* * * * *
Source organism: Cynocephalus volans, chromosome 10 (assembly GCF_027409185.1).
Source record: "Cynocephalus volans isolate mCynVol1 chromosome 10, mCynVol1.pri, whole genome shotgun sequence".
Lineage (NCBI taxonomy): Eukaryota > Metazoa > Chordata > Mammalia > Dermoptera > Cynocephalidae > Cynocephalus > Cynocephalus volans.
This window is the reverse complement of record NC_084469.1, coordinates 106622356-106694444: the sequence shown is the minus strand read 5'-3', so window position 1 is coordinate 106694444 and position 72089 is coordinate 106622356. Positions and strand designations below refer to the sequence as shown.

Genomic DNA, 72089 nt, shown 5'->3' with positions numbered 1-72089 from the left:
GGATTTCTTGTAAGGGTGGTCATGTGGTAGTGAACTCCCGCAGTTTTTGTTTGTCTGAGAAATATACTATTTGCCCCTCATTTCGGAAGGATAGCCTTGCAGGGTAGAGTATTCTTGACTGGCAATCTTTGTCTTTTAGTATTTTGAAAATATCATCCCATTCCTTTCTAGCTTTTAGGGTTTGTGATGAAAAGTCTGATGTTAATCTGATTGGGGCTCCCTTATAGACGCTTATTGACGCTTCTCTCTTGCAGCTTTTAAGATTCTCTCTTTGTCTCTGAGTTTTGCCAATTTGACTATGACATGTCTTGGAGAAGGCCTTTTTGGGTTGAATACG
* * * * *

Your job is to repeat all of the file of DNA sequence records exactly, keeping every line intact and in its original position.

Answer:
Source organism: Cynocephalus volans, chromosome 10 (assembly GCF_027409185.1).
Source record: "Cynocephalus volans isolate mCynVol1 chromosome 10, mCynVol1.pri, whole genome shotgun sequence".
Lineage (NCBI taxonomy): Eukaryota > Metazoa > Chordata > Mammalia > Dermoptera > Cynocephalidae > Cynocephalus > Cynocephalus volans.
This window is the reverse complement of record NC_084469.1, coordinates 106622356-106694444: the sequence shown is the minus strand read 5'-3', so window position 1 is coordinate 106694444 and position 72089 is coordinate 106622356. Positions and strand designations below refer to the sequence as shown.

Genomic DNA, 72089 nt, shown 5'->3' with positions numbered 1-72089 from the left:
GGATTTCTTGTAAGGGTGGTCATGTGGTAGTGAACTCCCGCAGTTTTTGTTTGTCTGAGAAATATACTATTTGCCCCTCATTTCGGAAGGATAGCCTTGCAGGGTAGAGTATTCTTGACTGGCAATCTTTGTCTTTTAGTATTTTGAAAATATCATCCCATTCCTTTCTAGCTTTTAGGGTTTGTGATGAAAAGTCTGATGTTAATCTGATTGGGGCTCCCTTATAGACGCTTATTGACGCTTCTCTCTTGCAGCTTTTAAGATTCTCTCTTTGTCTCTGAGTTTTGCCAATTTGACTATGACATGTCTTGGAGAAGGCCTTTTTGGGTTGAATACG